A project approach was implemented which focused on empowering the local management team in each yard.
All yard and maintenance activities were managed through the local Area Managers who reported progress to senior Management.
Planned senior management engagement activities in-the-field for maximum consistency and effectiveness across the network.
Developed a bottom-up approach within the yard itself ensuring that the Supervisors involved their own employees in the identification and resolution of variances.
Provided the Supervisors with training and in-the-field performance coaching to improve their levels of proactive supervision and problem resolution skills.
Designed and installed enhanced Management Operating Systems (MOS) in mechanical services and field operations to drive and support the Supervisor’s proactive behaviors.
Established and implemented a variety of communication methodologies and vehicles to ensure communication was proactively initiated by the Supervisors with their work crews who were situated over a wide geographical area (i.e. utilized text messages, emails and cell phones for the regular follow-up communication between the Supervisors and their employees).
Management Operating Systems (MOS) drove a significant culture shift across the Client’s operations.
Proactive supervision levels increased dramatically from 4% at the start of the project to 40% at the end of the project.
Consistent and standardized work activity processes were implemented across the operation.
Increased levels of percent effectiveness from mechanical services resulted in a reduction in the idle time in train servicing.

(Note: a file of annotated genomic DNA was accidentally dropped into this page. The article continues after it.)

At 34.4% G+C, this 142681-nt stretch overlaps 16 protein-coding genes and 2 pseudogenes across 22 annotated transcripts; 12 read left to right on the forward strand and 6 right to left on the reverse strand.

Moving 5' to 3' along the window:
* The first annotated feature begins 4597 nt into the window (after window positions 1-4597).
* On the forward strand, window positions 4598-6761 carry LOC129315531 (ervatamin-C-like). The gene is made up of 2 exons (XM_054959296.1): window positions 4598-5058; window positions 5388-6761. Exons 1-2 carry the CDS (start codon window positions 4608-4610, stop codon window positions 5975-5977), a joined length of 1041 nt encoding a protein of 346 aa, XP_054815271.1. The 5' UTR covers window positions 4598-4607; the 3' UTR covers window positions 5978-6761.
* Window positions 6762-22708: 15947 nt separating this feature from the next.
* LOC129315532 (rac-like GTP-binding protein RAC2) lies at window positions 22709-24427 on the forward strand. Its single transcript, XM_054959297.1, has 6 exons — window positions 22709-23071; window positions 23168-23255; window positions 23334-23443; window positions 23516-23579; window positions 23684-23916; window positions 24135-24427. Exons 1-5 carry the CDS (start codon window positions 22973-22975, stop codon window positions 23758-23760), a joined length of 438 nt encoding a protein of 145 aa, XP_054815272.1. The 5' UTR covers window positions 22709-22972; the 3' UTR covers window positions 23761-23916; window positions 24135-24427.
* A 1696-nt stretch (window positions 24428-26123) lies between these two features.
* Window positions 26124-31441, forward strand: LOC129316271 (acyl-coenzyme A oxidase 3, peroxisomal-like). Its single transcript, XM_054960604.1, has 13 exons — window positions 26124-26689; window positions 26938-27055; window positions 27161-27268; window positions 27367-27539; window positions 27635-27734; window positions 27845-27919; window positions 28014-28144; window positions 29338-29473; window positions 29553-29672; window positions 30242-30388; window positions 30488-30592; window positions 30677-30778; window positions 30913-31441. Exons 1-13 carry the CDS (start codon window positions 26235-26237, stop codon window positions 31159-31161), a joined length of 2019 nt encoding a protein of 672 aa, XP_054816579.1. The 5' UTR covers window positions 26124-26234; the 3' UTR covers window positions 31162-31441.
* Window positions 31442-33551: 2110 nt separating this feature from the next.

Improved planning methodologies in maintenance led to increased locomotive servicing.
Reduction of opportunities in field operations resulted in dramatic reductions in the amount of dwell time for rail cars in the yards.
Increase in Supervisory Activities
Logistics Railway Supervisory Activities
Reduction in Dwell Time
Logistics Railway Dwell Time in Hours
Increase in Savings
Logistics Railways Savings
Long Term Work Continuation
A Client Coordinator was trained and certified during the PVA engagement.
A quarterly audit program of the new Management Operating System was developed and implemented with the Coordinator.
PVA conducted audits over 18 months to ensure compliance to the continued utilization of the Management Operating Systems.
These Audits resulted in recommendations and action plans to further identify additional opportunities for improving operations.
This project was not just about developing and installing a MOS (Management Operating System); it was also about changing the culture at CP and that is a very difficult thing to do.
We hired PVA for 2 reasons - for cost savings and to change people's attitudes. On both fronts they accomplished the targets.
St. Paul has participated in many CPR Initiatives in the past that many people have not seen as a benefit to the Yard, but this one is one of the most successful initiatives so far.
The Daily Schedule Review Meeting has really helped me. I used to have to search for information to explain variances on the daily call. Now I am prepared because we have already discussed it and I know what actions are being taken.